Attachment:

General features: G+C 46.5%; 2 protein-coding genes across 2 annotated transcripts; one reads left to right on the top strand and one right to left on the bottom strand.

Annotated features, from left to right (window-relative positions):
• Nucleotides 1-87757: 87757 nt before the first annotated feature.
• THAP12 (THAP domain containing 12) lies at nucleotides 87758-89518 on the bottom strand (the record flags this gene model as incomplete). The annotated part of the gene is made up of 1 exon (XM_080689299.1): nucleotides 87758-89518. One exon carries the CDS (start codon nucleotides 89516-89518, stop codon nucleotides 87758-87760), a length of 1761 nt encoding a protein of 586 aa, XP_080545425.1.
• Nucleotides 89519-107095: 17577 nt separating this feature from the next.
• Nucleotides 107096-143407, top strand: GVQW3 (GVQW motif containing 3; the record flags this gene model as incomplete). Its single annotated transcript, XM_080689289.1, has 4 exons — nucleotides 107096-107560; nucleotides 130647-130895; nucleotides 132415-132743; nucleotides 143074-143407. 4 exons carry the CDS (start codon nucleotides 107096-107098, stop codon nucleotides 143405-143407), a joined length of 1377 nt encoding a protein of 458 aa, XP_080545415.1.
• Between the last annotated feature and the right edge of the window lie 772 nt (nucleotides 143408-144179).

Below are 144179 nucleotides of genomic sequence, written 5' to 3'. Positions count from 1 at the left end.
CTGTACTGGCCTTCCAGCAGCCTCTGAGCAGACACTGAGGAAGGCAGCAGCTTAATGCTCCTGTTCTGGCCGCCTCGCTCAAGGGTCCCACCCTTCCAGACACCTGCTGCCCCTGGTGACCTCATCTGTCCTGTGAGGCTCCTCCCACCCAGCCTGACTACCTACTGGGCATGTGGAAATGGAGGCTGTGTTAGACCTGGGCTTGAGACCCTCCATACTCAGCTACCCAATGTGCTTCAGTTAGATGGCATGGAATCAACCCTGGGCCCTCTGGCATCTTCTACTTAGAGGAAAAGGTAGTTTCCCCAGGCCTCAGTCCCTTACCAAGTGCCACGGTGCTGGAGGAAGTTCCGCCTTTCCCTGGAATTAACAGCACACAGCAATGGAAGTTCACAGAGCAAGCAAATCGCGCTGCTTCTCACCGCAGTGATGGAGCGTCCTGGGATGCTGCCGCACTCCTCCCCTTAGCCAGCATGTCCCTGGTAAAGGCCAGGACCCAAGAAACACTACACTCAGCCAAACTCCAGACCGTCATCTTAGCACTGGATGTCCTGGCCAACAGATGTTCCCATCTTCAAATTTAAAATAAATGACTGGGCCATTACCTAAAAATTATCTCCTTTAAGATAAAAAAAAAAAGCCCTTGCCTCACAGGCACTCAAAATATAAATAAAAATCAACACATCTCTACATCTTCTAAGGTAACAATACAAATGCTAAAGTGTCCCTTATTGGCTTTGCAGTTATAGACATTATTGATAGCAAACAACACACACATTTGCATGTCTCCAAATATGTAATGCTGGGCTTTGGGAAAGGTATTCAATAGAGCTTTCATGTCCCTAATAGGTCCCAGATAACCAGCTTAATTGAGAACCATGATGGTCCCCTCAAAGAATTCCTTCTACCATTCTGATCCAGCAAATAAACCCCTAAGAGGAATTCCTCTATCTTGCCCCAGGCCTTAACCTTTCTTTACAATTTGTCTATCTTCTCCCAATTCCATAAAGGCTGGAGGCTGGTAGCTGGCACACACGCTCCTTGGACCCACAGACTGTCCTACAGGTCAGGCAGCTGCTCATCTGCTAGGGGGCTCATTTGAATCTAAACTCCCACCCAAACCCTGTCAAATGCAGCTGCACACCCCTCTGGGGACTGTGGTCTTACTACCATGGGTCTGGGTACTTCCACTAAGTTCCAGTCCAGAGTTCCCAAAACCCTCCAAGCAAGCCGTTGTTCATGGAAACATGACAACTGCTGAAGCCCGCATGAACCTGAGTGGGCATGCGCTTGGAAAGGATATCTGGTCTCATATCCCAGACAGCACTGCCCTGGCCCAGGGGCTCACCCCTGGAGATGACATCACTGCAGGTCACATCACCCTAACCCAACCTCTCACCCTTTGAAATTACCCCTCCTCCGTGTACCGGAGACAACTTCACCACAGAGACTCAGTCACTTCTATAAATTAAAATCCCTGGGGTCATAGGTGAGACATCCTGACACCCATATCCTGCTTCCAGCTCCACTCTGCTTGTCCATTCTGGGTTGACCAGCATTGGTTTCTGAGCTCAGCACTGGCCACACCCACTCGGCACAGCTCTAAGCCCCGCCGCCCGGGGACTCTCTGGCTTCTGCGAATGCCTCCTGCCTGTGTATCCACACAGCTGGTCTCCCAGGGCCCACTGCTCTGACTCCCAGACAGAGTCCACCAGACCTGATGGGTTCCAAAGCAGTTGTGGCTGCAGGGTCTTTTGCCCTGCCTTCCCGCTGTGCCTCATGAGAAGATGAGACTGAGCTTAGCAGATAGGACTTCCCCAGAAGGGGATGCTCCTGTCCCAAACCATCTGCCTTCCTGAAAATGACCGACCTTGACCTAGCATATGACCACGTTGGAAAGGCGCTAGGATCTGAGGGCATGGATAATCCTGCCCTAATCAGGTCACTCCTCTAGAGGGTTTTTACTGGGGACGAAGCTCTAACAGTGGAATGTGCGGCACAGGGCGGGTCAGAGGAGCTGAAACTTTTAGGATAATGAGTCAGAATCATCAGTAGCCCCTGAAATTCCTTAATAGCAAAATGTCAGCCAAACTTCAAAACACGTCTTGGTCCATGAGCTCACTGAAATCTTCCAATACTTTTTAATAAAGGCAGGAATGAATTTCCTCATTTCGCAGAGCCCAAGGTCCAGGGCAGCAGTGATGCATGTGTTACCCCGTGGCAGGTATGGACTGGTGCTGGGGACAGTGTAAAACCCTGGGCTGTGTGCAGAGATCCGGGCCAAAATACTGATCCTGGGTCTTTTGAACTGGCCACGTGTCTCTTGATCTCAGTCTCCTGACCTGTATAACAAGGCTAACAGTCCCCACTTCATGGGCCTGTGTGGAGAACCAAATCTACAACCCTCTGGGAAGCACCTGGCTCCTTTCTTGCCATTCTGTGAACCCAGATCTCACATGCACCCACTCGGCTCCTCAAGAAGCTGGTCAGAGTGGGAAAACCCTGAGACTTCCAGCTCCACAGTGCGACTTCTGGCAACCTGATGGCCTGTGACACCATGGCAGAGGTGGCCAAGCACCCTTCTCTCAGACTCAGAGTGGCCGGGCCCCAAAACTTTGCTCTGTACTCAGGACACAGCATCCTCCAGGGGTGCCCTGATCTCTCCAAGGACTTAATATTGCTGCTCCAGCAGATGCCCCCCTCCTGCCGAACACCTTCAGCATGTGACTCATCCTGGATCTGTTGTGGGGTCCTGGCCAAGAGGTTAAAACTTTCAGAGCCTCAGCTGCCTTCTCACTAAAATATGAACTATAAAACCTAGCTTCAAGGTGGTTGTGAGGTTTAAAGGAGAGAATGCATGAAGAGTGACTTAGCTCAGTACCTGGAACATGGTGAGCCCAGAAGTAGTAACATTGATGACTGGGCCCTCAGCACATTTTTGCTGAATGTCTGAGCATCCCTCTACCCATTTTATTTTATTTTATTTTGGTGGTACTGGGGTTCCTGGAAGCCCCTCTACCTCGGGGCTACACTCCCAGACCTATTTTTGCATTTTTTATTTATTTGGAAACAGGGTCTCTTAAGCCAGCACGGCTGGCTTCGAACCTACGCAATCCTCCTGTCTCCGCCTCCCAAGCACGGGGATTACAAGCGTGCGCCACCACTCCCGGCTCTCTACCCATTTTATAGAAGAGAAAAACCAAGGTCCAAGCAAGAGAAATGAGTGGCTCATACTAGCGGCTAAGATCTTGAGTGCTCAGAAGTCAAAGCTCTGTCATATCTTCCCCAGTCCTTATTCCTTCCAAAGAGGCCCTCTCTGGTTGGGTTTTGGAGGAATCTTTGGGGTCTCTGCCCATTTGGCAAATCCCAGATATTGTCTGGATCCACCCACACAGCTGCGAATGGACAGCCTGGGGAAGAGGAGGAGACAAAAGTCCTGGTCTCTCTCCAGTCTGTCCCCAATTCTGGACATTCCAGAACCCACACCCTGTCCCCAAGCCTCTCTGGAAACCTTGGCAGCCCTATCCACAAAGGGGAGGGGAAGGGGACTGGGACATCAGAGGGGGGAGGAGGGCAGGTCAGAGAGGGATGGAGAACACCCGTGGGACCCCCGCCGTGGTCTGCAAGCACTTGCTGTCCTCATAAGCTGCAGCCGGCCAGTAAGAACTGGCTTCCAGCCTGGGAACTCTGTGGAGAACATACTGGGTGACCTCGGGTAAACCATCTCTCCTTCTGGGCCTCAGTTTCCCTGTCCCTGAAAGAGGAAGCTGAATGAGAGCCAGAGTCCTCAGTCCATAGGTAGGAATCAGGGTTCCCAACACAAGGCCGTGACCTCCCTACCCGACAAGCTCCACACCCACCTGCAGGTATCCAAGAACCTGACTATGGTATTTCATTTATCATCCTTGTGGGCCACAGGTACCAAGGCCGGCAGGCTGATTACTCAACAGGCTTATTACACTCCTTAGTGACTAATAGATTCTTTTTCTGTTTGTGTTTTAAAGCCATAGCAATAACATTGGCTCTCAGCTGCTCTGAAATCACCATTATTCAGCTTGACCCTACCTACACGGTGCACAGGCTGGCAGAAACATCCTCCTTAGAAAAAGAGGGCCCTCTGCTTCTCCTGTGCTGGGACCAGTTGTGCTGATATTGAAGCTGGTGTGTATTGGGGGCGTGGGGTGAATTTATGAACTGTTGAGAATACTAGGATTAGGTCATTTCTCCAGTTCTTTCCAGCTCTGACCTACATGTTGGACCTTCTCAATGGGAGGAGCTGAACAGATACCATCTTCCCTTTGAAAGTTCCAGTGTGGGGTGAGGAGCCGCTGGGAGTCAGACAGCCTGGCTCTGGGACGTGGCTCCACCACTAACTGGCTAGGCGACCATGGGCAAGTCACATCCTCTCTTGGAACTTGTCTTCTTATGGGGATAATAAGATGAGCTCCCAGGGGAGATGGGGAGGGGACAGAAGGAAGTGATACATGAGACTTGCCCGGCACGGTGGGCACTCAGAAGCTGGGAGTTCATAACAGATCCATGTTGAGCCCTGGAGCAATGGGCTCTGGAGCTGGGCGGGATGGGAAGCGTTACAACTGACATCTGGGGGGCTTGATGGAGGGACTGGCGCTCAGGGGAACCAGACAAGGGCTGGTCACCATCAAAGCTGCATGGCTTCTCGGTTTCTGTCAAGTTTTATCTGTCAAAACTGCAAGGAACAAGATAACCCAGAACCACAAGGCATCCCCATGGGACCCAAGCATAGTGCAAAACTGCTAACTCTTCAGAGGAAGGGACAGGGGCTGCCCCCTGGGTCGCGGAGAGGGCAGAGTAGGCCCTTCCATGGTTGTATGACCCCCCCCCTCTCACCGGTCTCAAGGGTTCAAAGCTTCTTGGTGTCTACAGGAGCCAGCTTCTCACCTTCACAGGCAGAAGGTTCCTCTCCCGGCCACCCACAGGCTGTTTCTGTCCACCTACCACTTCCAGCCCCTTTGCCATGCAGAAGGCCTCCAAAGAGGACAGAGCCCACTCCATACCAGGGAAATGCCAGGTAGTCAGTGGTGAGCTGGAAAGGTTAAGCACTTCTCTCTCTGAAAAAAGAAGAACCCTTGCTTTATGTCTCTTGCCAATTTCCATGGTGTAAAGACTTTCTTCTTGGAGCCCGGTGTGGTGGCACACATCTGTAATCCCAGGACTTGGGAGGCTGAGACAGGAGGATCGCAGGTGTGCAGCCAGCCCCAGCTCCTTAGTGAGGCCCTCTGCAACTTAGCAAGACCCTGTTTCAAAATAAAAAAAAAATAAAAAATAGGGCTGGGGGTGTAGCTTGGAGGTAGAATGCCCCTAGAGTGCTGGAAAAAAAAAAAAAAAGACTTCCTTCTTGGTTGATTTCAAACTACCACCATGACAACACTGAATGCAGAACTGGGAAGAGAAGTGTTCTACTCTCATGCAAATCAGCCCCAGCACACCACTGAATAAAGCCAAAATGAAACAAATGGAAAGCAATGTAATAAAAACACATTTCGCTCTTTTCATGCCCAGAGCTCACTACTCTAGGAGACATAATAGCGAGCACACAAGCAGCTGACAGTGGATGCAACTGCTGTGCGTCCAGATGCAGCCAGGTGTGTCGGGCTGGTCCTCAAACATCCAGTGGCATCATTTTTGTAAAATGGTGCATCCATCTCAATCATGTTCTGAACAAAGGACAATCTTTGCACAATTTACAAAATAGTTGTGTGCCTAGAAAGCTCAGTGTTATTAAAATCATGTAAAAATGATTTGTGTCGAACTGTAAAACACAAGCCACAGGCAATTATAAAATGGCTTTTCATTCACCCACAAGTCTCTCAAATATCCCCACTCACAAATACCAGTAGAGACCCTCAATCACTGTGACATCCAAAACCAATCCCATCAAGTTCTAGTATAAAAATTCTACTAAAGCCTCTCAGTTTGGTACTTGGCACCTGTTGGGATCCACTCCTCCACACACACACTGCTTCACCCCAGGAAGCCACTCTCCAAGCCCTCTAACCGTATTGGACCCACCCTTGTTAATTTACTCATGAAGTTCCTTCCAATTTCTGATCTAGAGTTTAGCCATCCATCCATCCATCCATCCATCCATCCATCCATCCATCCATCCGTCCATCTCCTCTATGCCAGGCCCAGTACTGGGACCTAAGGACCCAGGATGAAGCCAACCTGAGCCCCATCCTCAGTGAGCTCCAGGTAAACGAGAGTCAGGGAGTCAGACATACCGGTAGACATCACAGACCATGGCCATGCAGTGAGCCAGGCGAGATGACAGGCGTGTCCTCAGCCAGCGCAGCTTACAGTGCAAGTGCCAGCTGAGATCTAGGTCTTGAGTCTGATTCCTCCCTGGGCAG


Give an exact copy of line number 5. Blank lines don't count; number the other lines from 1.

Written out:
• Nucleotides 89519-107095: 17577 nt separating this feature from the next.